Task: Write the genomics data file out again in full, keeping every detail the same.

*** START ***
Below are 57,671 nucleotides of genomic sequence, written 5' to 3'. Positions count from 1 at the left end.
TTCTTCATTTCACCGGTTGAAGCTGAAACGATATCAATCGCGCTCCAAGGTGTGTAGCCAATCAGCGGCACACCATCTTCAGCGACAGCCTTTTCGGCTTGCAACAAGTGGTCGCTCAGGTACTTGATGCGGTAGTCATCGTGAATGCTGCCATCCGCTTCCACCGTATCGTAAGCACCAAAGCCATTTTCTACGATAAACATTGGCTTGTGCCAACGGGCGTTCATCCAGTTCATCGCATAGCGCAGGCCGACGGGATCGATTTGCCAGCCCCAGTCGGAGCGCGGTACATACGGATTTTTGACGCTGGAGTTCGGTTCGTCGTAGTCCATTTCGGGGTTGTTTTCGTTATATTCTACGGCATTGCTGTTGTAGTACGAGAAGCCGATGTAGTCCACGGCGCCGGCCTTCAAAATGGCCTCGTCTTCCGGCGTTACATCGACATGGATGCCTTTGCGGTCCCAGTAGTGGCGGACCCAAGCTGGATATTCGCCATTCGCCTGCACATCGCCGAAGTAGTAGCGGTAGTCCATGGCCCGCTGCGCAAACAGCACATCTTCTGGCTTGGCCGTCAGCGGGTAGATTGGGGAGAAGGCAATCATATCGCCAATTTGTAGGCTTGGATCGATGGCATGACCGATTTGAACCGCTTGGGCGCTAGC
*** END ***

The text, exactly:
Below are 57,671 nucleotides of genomic sequence, written 5' to 3'. Positions count from 1 at the left end.
TTCTTCATTTCACCGGTTGAAGCTGAAACGATATCAATCGCGCTCCAAGGTGTGTAGCCAATCAGCGGCACACCATCTTCAGCGACAGCCTTTTCGGCTTGCAACAAGTGGTCGCTCAGGTACTTGATGCGGTAGTCATCGTGAATGCTGCCATCCGCTTCCACCGTATCGTAAGCACCAAAGCCATTTTCTACGATAAACATTGGCTTGTGCCAACGGGCGTTCATCCAGTTCATCGCATAGCGCAGGCCGACGGGATCGATTTGCCAGCCCCAGTCGGAGCGCGGTACATACGGATTTTTGACGCTGGAGTTCGGTTCGTCGTAGTCCATTTCGGGGTTGTTTTCGTTATATTCTACGGCATTGCTGTTGTAGTACGAGAAGCCGATGTAGTCCACGGCGCCGGCCTTCAAAATGGCCTCGTCTTCCGGCGTTACATCGACATGGATGCCTTTGCGGTCCCAGTAGTGGCGGACCCAAGCTGGATATTCGCCATTCGCCTGCACATCGCCGAAGTAGTAGCGGTAGTCCATGGCCCGCTGCGCAAACAGCACATCTTCTGGCTTGGCCGTCAGCGGGTAGATTGGGGAGAAGGCAATCATATCGCCAATTTGTAGGCTTGGATCGATGGCATGACCGATTTGAACCGCTTGGGCGCTAGC